Wednesday, February 21, 2018

Guns and Growing Up After Columbine

I grew up with guns, lots of them, hunting and sport shooting in rural Colorado. I understand the importance of responsible gun ownership - it's a serious responsibility to own a device that can rapidly discharge directed explosions of metal at living creatures.

I've also traveled the world - to countries with many fewer guns, to countries with more stringent gun laws, and to countries where the police look like soldiers outfitted for war. Increasingly that's how police in the USA look - and that's not a good sign given the countries I'm thinking about.

Unfortunately, years of looking at detailed gun fatality statistics - by state and by nation, as well as nearly two decades of thinking about school shootings, has really eroded my libertarian view on guns. There is simply too much evidence to suggest that the USA has a systemic, unique problem that has risen to the level of a health epidemic - one that we are told we must accept on Constitutional grounds. As Max Boot (not exactly a liberal) wrote, the Second Amendment is being turned into a suicide pact - and that's a genuine dilemma.

There are many important stories about how a gun has de-escalated a situation or saved someone's life. There are also many tragic stories about a gun discharging and killing a family member, or a domestic dispute that leaves a spouse dead from a gunshot, or a family member mistaken for an intruder and killed. Sadly, I can think of personal examples of each of those stories, as well.

There should remain a place for a responsible person to own firearms, especially for home protection. But guns in the public sphere has become an incredibly difficult topic. We don't allow guns in a bank or a courtroom but now some want more guns in schools. We don't allow guns on airplanes but some now want more people to conceal them on subways, streets, and public events. We don't want police officers to escalate to lethal force but we arm more of our citizens per capita - increasing the fear officers quite reasonably have for their life at every traffic stop. These are striking contradictions that a society with more guns than people have introduced - problems unique in the developed world.

It would appear that a generation of kids who were born after Columbine are no longer willing to accept as normal the possibility that their friends will be shot dead at school, at the movies, at a concert, at church, or at a nightclub. A generation ago, this wasn't part of growing up. Now it is. These teens should be listened to. We should support them. They are challenging us to build a better world together.

Sunday, January 28, 2018

Trump's Disgraceful Conduct vs. Christian Evangelicals

Remember back when we had a president and first lady that you would actually want your kids to look up to, learn from, and aspire to be like?

You know, the couple that wasn't mired in conflicts of interest and nepotism, overtly racist statements and disgraceful social media posts, decades of financial ties with hostile foreign powers, and sex scandals ranging from covered-up affairs with porn stars and sexual harassment allegations to bragging about sexual assault and wanting to date their own daughter?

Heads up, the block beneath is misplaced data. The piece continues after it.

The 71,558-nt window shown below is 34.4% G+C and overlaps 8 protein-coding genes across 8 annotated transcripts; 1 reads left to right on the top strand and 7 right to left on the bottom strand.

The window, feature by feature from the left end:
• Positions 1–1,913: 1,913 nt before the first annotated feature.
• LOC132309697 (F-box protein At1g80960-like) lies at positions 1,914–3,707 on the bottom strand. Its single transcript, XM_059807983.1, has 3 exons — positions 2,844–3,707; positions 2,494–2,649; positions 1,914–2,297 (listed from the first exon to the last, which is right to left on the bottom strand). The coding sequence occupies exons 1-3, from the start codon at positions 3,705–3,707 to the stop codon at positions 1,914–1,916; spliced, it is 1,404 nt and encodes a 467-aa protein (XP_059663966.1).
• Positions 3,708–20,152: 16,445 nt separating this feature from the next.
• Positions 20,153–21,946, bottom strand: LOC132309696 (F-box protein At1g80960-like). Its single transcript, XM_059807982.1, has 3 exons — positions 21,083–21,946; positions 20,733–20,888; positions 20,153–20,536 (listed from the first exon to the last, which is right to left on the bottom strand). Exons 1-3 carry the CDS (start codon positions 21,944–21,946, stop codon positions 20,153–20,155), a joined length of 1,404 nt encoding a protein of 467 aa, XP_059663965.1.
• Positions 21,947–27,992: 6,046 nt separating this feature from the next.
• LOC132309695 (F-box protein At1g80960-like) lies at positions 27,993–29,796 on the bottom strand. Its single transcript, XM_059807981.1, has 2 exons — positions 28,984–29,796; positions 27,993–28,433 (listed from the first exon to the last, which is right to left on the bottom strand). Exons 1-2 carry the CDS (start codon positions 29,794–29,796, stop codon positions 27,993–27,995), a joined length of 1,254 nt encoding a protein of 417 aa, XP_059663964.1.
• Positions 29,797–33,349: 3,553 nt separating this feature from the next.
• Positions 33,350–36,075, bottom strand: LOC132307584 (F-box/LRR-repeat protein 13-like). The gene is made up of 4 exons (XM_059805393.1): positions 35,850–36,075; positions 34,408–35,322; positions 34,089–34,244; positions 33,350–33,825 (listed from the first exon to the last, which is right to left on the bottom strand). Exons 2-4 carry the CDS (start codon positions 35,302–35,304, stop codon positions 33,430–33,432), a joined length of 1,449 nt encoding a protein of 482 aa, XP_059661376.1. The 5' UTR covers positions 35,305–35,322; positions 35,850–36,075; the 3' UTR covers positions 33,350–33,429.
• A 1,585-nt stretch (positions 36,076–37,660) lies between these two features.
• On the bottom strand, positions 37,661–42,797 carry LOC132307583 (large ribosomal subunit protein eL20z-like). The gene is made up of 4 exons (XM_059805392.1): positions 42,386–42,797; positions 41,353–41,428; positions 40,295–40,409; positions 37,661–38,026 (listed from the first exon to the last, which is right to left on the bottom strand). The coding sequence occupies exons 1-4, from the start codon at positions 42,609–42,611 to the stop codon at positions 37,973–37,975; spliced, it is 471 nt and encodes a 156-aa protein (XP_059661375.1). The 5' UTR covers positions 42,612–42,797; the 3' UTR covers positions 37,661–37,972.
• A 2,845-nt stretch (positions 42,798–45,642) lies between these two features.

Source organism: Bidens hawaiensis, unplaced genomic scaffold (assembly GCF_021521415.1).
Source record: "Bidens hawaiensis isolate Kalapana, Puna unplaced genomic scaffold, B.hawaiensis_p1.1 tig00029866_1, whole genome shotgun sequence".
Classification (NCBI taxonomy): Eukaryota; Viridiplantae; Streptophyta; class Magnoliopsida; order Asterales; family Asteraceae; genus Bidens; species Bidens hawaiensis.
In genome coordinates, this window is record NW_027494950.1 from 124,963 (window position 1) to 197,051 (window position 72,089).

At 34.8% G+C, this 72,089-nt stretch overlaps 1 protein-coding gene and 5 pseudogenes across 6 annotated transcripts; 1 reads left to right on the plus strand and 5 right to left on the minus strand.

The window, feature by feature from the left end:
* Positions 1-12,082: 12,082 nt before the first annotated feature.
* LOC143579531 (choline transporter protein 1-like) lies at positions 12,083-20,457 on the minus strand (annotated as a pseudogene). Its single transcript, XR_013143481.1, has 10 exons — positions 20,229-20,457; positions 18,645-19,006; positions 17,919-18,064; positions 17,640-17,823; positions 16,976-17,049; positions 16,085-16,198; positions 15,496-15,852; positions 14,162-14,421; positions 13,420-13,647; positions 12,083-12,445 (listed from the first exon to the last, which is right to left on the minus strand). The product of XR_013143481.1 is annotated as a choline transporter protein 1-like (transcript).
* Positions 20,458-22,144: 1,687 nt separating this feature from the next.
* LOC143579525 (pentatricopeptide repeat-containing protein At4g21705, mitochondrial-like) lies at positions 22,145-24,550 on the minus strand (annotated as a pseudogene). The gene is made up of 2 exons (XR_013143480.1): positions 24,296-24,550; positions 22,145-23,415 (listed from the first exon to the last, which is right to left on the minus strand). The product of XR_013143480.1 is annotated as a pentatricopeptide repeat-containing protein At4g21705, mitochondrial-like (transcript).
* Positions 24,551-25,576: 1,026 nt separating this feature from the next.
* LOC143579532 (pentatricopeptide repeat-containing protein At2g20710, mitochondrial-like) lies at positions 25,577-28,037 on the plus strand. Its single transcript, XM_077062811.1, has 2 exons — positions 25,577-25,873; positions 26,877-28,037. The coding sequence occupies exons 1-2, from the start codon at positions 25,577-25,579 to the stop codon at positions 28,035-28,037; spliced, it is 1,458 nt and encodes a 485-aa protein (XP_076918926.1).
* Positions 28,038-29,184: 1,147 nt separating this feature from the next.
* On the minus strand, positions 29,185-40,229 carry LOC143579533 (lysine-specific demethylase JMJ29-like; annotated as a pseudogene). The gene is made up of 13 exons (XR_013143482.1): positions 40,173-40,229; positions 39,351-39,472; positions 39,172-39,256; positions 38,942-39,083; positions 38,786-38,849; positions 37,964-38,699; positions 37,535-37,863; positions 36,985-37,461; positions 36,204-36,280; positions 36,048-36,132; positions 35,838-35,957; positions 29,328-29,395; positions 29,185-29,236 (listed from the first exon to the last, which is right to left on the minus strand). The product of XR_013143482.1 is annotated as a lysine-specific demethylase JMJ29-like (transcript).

It might be time for Christian Evangelicals, who overwhelmingly support Donald Trump, to reconsider just how important they say "personal character" is in their leaders.  Or stop supporting lecherous buffoons.



Friday, December 29, 2017

The Insufferable Studying of Trump Supporters

At this point, I'm insufferably bored with liberal authors, celebrities, journalists, and college professors journeying into the "heartland of America" to try and understand conservative ideology and study Trump supporters like they're some exotic species replete with mystery and awe. They aren't. There are a number of predictable demographic factors (age, ethnicity, education level, economic mobility, contact with other cultures) which reliably create and reinforce conservative political beliefs. This can be demonstrated over and over and is hardly controversial or elusive data.

What we need more of is precisely the opposite; we should be finding ways for people 1) who have always lived within 50 miles of their rural or suburban hometown, 2) have less than a college degree, and 3) tune into Fox News and other right-wing media regularly to have more opportunities to see other parts of the world, meet people who aren't like them, and experience perspectives other than their own.

Can anyone think of a documentary, book, or other published work about a white male conservative from middle America traveling to "the liberal coasts" and talking to people of color, Muslims, LGBTQ, and immigrants about what they believe and why they didn't vote for Trump? Asking for myself.

Saturday, December 2, 2017

The Least Funny Games

The film "Funny Games" (the 2007 English remake of Michael Haneke's own 1997 Austrian crime thriller) is a no fun, very bad punishment - one we endure without doing anything to deserve it.
I enjoy difficult and challenging art films and picked this one up as a recommendation. I was ready to be impressed, or at least to be engaged in novelty.

But this movie was like watching the snot of a better one drip off the screen and being forced to lick it up. The meritorious craft of the production is ultimately lost in just how cruel, empty, and arbitrary it amounts to be. It is degrading to everyone involved, pretentiously nihilistic, and offers no narrative semblance for what it is doing, why it is doing it, or why we should care. Rather, it cheerfully takes us hostage without any demands and annihilates everyone involved without any negotiations.

And if the rejoinder is that audiences don't have to understand or don't have to care about the film they're watching, I would merely suggest this: don't even bother to watch "Funny Games" in the conventional way, as the director intended. Instead, re-edit the film yourself with the ending you know is already there.